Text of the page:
Feed on Posts or Comments 24 January 2018

First things . . . Richard Falknor on 23 Mar 2010 11:48 am

After Obamacare’s Enactment: How Bad Is it on the Right?

After the enactment of Obamacare today, how bad is it on the right?

Shocked and somewhat disoriented, but our situation is reparable.

The Administration was correct in saying that a failure to enact Obamacare would have crippled Mr. Obama’s presidency.

But the converse could also be true.  The enactment of Obamacare might well demonstrate the impotence of Our Team.

And how many like to vote for losers?

November is a long way away.  The Other Team doubtless has their own plans to try to keep control of both chambers of the Congress.

We should not let our justified outrage cause us to underrate the strength of their convictions to build a different America, however uncongenial we may find that America to be. Andy McCarthy said in June of last year – –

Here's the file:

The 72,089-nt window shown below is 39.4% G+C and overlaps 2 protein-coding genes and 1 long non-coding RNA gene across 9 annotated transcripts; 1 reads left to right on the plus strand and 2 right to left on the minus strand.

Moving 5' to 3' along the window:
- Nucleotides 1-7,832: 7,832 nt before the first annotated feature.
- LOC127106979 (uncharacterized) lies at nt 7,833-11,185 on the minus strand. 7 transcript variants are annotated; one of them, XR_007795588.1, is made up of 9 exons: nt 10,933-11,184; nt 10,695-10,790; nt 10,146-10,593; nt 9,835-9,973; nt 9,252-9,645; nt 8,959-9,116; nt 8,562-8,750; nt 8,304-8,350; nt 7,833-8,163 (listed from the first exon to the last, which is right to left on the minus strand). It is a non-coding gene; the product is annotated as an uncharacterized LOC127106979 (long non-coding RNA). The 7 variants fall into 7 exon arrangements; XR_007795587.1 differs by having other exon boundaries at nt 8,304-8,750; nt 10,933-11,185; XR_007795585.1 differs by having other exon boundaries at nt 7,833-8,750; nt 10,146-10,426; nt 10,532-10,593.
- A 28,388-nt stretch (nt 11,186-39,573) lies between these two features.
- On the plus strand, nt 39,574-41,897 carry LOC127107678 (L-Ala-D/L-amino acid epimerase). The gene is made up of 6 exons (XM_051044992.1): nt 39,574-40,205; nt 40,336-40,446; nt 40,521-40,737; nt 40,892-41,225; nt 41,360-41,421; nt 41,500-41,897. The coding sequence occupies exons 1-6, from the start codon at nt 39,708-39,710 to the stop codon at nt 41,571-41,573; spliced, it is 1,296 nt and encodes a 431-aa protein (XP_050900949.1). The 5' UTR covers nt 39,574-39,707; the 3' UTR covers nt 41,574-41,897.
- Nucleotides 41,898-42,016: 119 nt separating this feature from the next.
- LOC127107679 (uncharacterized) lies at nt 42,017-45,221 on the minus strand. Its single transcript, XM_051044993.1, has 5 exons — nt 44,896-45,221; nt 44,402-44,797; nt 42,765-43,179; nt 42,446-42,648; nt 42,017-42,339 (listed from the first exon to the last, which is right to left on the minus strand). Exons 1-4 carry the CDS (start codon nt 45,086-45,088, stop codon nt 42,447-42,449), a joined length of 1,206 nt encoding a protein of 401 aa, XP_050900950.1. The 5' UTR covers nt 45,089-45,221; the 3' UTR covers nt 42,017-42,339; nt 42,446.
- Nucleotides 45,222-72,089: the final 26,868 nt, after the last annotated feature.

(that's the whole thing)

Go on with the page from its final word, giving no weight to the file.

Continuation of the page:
“First, if you look at the sweeping changes that have occurred in the past five months, I think what I argued before the election about the significance of Obama’s Leftist background and radical connections was on the mark. Second, I am saying what I am saying because I respect the president. As I said in the last post, I don’t think he is weak at all. To the contrary, I think he has strategic goals that he pursues in highly disciplined, tactical pragmatism. He is a force to be reckoned with, and I don’t think you reckon with him by hopefully assuming that, on some level, he shares our ideas about what’s best for the country and the world. I credit him for wanting what’s best — but only as he sees it.”

We don’t take John Derbyshire’s recently penned vision of the future as necessarily true – –